Can I get shared custody if I was deported from the United States? 6 Answers as of December 22, 2010

I was deported a year and 6 months ago. I have 2 children; they live between their grandmother and their mother in the US. I do not want to be separated from my children. Is there any law locally or internationally can allow me to have my children for at least some time every year?

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William C. Gosnell, Attorney at Law
William C. Gosnell, Attorney at Law | William C. Gosnell
No. Taking children across international borders is a complicated matter.
Answer Applies to: Tennessee
Replied: 12/21/2010
Pacifica Legal Services
Pacifica Legal Services | Floyd Fernandez
It is possible, but unlikely. However, that is a family law matter, not an immigration law matter. However, if your ex-wife is the primary custody holder, then your children, especially if they are U.S. citizens, cannot be removed to visit you or stay under even a joint custody arrangement, without the court's order and your ex-wife's written consent. And the best interest of the child is going to be considered, not your desires or what you consider to be your rights. And impoverished or unsafe conditions will be considered, especially if you are in Mexico where so much violence is occurring.
Answer Applies to: California
Replied: 12/21/2010
The Vega Law Firm
The Vega Law Firm | Linda Vega
This is a difficult question to answer as I am not certain if you had a divorce decree or an agreement regarding custody sharing prior to your deportation. Check with a family lawyer in your country first.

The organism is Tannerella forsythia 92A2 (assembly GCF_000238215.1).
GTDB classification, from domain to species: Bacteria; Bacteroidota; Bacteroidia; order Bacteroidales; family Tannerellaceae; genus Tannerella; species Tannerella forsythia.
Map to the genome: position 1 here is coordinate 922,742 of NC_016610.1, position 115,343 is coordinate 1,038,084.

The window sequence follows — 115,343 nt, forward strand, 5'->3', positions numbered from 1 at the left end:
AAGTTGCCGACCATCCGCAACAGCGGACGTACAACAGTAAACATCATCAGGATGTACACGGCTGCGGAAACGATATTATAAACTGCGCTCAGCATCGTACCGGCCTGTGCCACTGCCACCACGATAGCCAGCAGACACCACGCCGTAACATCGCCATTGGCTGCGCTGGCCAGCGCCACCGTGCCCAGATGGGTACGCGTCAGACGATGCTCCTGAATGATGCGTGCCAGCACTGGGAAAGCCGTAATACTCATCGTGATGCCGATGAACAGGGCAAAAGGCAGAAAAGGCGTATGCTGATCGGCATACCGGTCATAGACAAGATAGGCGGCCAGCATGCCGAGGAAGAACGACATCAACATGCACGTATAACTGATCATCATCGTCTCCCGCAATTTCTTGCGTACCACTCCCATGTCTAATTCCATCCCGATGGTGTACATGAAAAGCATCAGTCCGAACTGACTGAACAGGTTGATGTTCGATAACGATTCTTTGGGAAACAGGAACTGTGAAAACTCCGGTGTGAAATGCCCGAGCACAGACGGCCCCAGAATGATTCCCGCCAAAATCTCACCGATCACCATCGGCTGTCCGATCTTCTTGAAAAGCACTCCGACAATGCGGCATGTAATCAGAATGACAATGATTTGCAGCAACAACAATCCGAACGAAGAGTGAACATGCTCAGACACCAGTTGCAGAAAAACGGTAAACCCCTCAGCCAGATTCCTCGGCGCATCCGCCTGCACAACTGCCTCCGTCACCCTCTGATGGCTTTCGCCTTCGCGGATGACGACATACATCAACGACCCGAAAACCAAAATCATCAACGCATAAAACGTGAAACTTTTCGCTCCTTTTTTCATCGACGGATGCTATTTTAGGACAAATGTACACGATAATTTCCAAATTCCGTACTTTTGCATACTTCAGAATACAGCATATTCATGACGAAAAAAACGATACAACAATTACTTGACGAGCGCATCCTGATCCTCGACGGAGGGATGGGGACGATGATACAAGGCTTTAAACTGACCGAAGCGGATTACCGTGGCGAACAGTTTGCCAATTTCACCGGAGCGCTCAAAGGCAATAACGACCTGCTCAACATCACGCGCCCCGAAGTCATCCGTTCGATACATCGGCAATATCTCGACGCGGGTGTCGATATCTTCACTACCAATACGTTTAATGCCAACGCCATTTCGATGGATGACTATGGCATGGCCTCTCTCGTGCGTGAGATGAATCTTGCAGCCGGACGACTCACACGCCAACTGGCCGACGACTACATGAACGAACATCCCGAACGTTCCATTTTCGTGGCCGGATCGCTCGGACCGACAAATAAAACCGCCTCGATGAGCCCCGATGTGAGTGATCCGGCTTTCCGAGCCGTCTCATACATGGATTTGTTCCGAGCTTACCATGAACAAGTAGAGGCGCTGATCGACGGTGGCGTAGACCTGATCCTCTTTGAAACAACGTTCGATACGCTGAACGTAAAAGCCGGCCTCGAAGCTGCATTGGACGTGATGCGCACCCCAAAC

Answer Applies to: Texas
Replied: 12/20/2010
Carlos E. Sandoval, P.A.
Carlos E. Sandoval, P.A. | Carlos Sandoval
Yes, but you would need to hire a family lawyer in the United States to present your case in front of family judge.
Answer Applies to: Florida
Replied: 12/20/2010
Law Office of Immigration & International Trade Law
Law Office of Immigration & International Trade Law | Linda Liang
Deportation deprived you of your privilege to be in US. it does not mean you are not entitled to custody to your children. A judge will determine based on totality of circumstances. You should contact a family lawyer and an immigration lawyer for the chance to be present in court.
Answer Applies to: Florida
Replied: 12/20/2010
    Pauly P.A.
    Pauly P.A. | Clemens W. Pauly
    Your legal rights to have visitation or potentially custody of your children depends on the laws of the state where your children reside. You need to contact a family lawyer in that state who can advise you of your rights.
    Answer Applies to: Florida
    Replied: 12/20/2010
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